Allocations to emerging markets as one homogenous region remains a largely unattractive bet, but some institutional investors and money managers increasingly are turning to specific countries or regions to try their investment luck.
Executives at consultants and money management firms said they are talking to institutional investors about adding to emerging markets allocations through single-country investments, with some evidence of money flowing into strategies.
“A number of pension schemes are entering single emerging market areas,” said Mauro Ratto, London-based head of emerging markets at Pioneer Investments.
And while sources acknowledged that interest in certain emerging market countries, based on recent good news, is cyclical, this time around there is an added force. “It is one of the consequences of the unconventional monetary policy that is dominating in the market. Indeed quantitative easing is pushing down rates in some cases into negative territory. Consequently, certain segments of investors are forced to look for better returns,” Mr. Ratto said.
“We have looked in some detail at this issue” of investing in specific markets rather than broadly, said Iain Douglas, New York-based head of emerging markets equity manager research at Towers Watson & Co. Clients with higher governance and asset size are showing interest in more niche emerging markets exposure, he said, while the majority of clients — where they have a dedicated emerging markets allocation — take a “very broad, somewhat active, exposure, which tends to look somewhat like the index emerging markets equity exposure.”
“We certainly find (specific country) ideas we think are interesting, but getting those into client portfolios is a real challenge,” particularly when it comes to having the governance necessary to monitor more managers, and having significant enough asset size to keep fees low, Mr. Douglas said.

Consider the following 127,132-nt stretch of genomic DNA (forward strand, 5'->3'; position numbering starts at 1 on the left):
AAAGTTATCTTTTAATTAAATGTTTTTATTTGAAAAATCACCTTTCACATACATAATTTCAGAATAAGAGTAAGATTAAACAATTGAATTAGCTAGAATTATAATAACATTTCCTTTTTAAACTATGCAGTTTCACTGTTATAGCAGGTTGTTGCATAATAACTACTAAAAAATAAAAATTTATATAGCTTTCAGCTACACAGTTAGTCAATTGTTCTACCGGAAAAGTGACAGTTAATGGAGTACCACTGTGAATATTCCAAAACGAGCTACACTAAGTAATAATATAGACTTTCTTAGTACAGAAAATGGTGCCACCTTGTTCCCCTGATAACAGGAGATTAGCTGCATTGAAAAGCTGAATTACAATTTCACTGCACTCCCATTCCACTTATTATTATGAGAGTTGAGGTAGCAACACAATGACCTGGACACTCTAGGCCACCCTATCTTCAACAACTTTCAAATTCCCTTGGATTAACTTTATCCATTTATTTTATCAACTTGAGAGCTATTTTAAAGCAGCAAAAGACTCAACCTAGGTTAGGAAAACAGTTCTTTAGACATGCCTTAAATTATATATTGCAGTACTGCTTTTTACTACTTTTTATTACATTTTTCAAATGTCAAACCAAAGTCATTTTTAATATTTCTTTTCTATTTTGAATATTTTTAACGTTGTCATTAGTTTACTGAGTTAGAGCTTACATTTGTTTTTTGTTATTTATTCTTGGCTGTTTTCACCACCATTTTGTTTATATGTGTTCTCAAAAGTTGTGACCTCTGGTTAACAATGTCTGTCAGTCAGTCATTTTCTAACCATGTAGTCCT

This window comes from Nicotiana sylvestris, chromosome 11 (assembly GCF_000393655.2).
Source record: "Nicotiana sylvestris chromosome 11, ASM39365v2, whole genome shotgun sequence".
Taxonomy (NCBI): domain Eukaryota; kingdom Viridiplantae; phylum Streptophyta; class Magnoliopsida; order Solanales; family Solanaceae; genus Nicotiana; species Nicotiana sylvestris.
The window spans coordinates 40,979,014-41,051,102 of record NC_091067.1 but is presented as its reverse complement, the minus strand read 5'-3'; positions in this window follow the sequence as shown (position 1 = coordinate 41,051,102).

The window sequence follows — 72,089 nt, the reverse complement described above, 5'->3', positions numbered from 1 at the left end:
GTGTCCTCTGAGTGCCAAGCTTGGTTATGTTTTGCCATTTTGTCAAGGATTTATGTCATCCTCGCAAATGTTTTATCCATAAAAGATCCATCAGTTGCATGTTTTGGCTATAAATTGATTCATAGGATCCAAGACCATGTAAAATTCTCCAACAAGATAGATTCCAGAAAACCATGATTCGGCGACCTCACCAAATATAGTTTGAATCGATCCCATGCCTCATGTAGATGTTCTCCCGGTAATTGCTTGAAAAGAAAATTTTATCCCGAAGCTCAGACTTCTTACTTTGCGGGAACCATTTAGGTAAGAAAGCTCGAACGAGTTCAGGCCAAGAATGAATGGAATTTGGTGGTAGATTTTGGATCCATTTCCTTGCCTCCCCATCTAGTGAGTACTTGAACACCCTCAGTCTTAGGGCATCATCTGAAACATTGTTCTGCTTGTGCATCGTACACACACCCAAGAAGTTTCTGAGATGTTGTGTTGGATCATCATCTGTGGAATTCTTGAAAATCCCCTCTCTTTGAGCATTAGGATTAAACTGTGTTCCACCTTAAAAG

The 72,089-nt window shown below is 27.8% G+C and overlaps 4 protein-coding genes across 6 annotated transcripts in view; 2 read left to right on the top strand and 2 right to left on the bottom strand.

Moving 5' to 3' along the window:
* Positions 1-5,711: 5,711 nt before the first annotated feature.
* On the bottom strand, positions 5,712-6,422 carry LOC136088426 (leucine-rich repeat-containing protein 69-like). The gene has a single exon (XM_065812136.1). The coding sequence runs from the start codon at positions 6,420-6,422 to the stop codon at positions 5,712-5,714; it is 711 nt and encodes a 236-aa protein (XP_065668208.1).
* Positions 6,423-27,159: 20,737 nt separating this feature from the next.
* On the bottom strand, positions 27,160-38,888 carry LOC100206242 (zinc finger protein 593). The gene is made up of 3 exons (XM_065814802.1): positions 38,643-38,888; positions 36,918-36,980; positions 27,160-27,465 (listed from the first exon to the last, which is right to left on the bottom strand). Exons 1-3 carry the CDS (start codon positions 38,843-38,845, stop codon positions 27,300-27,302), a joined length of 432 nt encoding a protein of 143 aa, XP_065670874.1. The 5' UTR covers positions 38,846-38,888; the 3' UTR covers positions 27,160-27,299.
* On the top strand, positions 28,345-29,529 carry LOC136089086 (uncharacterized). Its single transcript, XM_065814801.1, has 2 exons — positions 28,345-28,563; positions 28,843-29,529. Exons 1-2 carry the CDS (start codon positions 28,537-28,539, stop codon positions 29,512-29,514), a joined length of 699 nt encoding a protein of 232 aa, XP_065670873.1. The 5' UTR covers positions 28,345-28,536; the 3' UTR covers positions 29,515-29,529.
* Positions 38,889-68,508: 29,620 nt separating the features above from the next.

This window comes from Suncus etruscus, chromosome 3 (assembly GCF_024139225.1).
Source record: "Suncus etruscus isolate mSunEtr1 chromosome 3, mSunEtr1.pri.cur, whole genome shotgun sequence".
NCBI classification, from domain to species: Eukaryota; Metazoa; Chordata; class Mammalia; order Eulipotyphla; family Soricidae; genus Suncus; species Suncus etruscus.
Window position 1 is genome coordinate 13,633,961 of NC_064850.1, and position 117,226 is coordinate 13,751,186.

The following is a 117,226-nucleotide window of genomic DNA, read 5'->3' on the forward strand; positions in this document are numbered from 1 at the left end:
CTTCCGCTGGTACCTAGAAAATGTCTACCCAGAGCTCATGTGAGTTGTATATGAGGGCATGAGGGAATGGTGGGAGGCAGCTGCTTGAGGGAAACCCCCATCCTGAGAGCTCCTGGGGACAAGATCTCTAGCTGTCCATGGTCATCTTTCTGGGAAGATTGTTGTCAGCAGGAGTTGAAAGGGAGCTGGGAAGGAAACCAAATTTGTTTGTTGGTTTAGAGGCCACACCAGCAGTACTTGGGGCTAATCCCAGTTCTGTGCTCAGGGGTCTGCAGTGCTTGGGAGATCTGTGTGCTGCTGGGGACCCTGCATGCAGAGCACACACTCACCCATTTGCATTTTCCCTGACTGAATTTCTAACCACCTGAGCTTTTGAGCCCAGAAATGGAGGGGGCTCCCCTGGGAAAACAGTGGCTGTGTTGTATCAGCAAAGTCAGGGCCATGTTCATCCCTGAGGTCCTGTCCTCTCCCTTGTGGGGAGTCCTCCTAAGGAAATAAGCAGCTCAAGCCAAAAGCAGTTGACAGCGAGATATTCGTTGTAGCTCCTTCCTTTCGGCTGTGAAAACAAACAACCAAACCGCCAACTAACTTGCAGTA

Emerging markets as a whole have been suffering. The MSCI Emerging Markets index returned -2.38% in the month ended Nov. 10, and -10.74% year-to-date through Nov. 10. The MSCI All-Country World index gained 1.5% for the month through Nov. 10, but lost 0.14% year-to-date.
But sources at money management firms and institutional investors said bright spots are emerging, including Russia and India, and highlighted recent bets singling out specific emerging markets countries. The $296.7 billion California Public Employees' Retirement System, Sacramento, has built a $250 million position in Russia currency notes, and thinks a stable ruble might allow it to continue to purchase Russian bonds, according to Bloomberg. This month, emerging markets equities manager Charlemagne Capital Ltd. announced a new segregated emerging market equity hire from a Scandinavian pension fund looking to gain exposure in Latin American equities.
Data from provider EPFR Global show mixed signals from institutional investors using mutual funds, said Cameron Brandt, director of research in Cambridge, Mass. Data show between Sept. 1 and early November, South Africa, Poland, Brazil, China and Russia equity strategies attracted net institutional inflows. All emerging markets equity funds showed net inflows for most of October, but net outflows for the first week in November. Specific figures were not available.
While overall emerging markets equity funds attracted net inflows for eight of nine quarters, for the quarters ended March 31, 2013, to March 31, 2015, most single-country strategies in provider eVestment LLC's database recorded net outflows. When overall emerging markets equities recorded net outflows, of $6.2 billion over the three months ended June 30, those focused on Greater China, India, Korea and South Africa equities also recorded net outflows.